Surgical N-95 NIOSH-certified masks are not the same as the N-95 masks you can buy at the big box store. These are the masks OSHA requires for medical personal exposed to potential pandemic victims.
After the masks, Latex free gloves are quite possibly the most important PPE (personal protection equipment) you can own. The two most common ways to spread a virus are through the air and through contact. If you wash with Hibiclens and wear gloves, you’ve greatly reduced the risk of direct contact.
We can also be prepared to hunker down and shelter in place to ride things out until we’re sure there is either nothing to worry about or there is a vaccine. This is one event I believe bugging out might be best, if you live in an urban environment and have somewhere else to go.
To either shelter in place or bug out before things take a bad turn, you need to stay on top of current events and be alerted for any stateside outbreaks, especially those in your local area.
One of the best resources for this is one of my sponsors, AlertsUSA. I have received alerts from AlertsUSA for quite some time now and they consistently provide news faster than I can find on mainstream media. They have important connections who pass information along to them, which they in turn pass along to their subscribers. As a reminder, Preparedness Club Members get a 25% discount at AlertsUSA.
Another site you can keep an eye on is the page that the CDC is keeping up to date on the Ebola outbreaks.
My personal plan would be to put the entire house in quarantine when I either a.) hear of multiple cases near me or b.) see local cases announced on the local news. I am lucky enough to be able to work from home occasionally, so I can pull the trigger faster than if I had to go in every day. If I had to go in, I might still impose quarantine and take a couple days of impromptu vacation time.
As stated above, it could take 90+ days to develop a vaccine. For this reason, I think we should have a minimum of 90 days’ supply of food and medicine on hand. The water will probably continue to run, but we should be prepared for waterborne illnesses as well. Having that much water stored is not realistic for 99% of us. Have some stored as well as a means to purify more.
Around the time I started blogging 4 years ago, I read an article that spoke of how woefully ill prepared large communities were for a pandemic. Since that time, some state governments have started taking action. Minnesota is just one of many. I attended a conference on how local hospitals will respond. They said that if any clinic or hospital begins to see an increase in patients with the same symptoms, they activate a call center who then calls other local clinics and hospitals to make them aware and to see if they have any patients to report with those same symptoms.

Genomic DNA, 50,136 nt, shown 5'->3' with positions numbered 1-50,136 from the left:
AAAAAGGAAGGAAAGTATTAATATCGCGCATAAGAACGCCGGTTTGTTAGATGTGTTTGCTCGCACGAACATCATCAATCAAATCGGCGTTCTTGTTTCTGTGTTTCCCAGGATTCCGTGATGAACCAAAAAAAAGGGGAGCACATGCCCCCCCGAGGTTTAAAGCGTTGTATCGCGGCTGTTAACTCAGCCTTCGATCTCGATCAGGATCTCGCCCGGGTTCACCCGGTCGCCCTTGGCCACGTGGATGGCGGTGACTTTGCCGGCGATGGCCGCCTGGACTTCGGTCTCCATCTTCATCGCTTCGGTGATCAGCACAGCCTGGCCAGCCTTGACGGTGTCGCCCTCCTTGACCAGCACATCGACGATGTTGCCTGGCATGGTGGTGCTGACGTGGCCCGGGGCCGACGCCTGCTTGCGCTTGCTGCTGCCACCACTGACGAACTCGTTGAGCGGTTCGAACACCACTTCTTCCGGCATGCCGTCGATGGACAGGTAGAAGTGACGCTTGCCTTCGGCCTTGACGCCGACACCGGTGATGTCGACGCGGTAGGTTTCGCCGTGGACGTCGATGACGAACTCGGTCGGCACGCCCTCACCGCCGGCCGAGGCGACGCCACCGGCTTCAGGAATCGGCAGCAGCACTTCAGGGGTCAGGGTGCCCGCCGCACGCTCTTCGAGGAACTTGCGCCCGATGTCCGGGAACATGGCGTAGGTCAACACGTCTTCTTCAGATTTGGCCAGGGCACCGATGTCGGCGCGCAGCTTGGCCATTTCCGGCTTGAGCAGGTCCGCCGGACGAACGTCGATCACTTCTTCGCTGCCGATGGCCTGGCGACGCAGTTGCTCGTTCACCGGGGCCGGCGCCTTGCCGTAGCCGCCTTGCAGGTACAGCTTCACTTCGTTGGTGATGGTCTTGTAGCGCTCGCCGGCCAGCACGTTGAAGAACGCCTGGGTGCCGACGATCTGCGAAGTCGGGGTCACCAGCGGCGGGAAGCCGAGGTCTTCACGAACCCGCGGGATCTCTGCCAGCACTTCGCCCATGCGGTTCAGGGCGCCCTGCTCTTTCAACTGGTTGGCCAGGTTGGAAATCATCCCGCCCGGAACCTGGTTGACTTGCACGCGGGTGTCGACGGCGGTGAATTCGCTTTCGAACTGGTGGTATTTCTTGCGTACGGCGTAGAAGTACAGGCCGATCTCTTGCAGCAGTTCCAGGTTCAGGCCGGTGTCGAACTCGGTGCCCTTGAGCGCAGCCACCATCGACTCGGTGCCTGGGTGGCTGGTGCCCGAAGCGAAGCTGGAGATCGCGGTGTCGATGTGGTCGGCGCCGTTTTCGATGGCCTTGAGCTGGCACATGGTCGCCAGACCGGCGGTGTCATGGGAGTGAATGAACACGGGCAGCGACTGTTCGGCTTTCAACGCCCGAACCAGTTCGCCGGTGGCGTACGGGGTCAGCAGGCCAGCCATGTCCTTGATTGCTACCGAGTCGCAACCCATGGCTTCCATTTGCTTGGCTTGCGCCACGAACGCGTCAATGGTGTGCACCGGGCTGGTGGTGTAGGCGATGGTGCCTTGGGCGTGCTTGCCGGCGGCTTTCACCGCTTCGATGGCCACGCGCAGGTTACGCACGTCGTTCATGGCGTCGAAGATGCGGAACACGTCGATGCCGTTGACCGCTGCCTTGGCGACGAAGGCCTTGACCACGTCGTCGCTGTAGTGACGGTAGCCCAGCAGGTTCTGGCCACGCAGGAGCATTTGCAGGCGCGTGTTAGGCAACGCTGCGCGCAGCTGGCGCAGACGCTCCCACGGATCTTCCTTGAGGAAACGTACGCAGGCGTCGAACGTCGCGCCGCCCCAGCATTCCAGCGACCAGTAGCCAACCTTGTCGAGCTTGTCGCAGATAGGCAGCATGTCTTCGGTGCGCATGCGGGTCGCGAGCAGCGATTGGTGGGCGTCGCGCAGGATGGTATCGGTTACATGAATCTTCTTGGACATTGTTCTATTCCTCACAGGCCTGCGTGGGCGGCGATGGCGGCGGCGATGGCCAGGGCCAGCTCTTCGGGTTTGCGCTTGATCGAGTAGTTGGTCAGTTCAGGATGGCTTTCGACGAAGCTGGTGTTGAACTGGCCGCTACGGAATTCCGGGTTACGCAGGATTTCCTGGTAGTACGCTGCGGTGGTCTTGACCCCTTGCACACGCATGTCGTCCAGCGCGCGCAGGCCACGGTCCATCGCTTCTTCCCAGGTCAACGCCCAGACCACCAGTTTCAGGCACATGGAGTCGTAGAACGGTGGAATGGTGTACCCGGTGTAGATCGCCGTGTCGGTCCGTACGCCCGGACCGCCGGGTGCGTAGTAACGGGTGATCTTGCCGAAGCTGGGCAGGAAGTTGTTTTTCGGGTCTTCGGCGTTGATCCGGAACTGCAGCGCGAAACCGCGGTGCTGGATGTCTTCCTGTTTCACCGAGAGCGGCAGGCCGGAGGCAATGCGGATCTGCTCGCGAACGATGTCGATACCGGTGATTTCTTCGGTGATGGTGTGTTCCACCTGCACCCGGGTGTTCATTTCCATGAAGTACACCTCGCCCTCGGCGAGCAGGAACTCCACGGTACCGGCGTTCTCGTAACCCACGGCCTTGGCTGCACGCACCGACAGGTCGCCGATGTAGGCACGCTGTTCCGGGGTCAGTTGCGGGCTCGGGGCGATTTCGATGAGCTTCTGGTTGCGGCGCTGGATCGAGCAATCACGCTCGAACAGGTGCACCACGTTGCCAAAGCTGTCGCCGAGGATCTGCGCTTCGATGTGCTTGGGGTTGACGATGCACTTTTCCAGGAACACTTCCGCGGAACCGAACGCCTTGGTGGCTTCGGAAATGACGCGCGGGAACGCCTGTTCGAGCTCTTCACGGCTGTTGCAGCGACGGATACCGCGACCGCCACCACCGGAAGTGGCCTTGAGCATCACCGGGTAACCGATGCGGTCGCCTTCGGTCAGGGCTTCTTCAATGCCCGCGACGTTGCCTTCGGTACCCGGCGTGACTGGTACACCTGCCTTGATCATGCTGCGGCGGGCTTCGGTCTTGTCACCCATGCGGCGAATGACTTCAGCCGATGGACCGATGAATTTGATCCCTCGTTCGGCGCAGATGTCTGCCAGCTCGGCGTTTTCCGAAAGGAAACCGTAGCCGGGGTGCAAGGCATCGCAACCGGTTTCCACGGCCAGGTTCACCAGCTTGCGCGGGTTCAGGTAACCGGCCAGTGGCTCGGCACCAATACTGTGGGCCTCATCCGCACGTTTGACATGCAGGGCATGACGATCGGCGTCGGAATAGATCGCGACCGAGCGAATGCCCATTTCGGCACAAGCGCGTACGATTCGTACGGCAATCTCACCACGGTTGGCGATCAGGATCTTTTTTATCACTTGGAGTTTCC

There are several sites that have been predetermined to use for housing patients. Cots and medical supplies will be brought in quickly. There are caches of medicine scattered around the area, which can be distributed to these locations very quickly when needed. The local media will be kept up to date so they can relay information to the public. There are also various locations around the area that have been chosen as mass vaccine distribution centers. I was also invited to attend a meeting at my church, with high ranking law enforcement officials, local Emergency Managers and medical personnel to discuss the church being one such center. The discussion focused on the best way to quickly and safely distribute the vaccine. One potential option was drive thru style; with people pulling their cars up, vaccine given and they go on their way.
My first thought is that a mass vaccine center is the last place I would want to be. However, when looking at this from a logistical standpoint, it is the fastest way to get the vaccine to the public.
Here is an article from the CDC with information on the Strategic National Stockpile (SNS). While this isn’t a perfect solution, I am glad to see that government is being proactive on this topic.